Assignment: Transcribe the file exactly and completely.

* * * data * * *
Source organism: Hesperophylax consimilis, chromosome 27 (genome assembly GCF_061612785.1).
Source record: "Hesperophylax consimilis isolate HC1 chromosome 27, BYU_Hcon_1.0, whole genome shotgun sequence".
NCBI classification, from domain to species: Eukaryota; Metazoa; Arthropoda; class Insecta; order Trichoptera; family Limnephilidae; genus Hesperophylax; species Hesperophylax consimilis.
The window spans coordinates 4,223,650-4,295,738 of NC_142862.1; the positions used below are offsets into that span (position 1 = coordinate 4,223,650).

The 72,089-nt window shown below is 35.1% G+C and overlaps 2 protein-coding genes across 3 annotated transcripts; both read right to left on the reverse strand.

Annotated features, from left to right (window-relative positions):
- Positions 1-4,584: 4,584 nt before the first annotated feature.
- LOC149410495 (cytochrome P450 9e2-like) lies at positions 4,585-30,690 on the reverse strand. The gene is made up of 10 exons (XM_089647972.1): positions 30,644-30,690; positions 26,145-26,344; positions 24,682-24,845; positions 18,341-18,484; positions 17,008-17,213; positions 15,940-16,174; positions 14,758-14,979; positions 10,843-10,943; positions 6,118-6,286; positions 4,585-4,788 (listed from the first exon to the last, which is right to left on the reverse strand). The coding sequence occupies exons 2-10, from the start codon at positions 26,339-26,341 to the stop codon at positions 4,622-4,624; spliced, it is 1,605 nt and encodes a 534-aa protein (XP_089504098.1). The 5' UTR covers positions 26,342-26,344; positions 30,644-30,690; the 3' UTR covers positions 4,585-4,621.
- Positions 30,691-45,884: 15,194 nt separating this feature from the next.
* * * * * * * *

Source organism: Hesperophylax consimilis, chromosome 27 (genome assembly GCF_061612785.1).
Source record: "Hesperophylax consimilis isolate HC1 chromosome 27, BYU_Hcon_1.0, whole genome shotgun sequence".
NCBI classification, from domain to species: Eukaryota; Metazoa; Arthropoda; class Insecta; order Trichoptera; family Limnephilidae; genus Hesperophylax; species Hesperophylax consimilis.
The window spans coordinates 4,223,650-4,295,738 of NC_142862.1; the positions used below are offsets into that span (position 1 = coordinate 4,223,650).

The 72,089-nt window shown below is 35.1% G+C and overlaps 2 protein-coding genes across 3 annotated transcripts; both read right to left on the reverse strand.

Annotated features, from left to right (window-relative positions):
- Positions 1-4,584: 4,584 nt before the first annotated feature.
- LOC149410495 (cytochrome P450 9e2-like) lies at positions 4,585-30,690 on the reverse strand. The gene is made up of 10 exons (XM_089647972.1): positions 30,644-30,690; positions 26,145-26,344; positions 24,682-24,845; positions 18,341-18,484; positions 17,008-17,213; positions 15,940-16,174; positions 14,758-14,979; positions 10,843-10,943; positions 6,118-6,286; positions 4,585-4,788 (listed from the first exon to the last, which is right to left on the reverse strand). The coding sequence occupies exons 2-10, from the start codon at positions 26,339-26,341 to the stop codon at positions 4,622-4,624; spliced, it is 1,605 nt and encodes a 534-aa protein (XP_089504098.1). The 5' UTR covers positions 26,342-26,344; positions 30,644-30,690; the 3' UTR covers positions 4,585-4,621.
- Positions 30,691-45,884: 15,194 nt separating this feature from the next.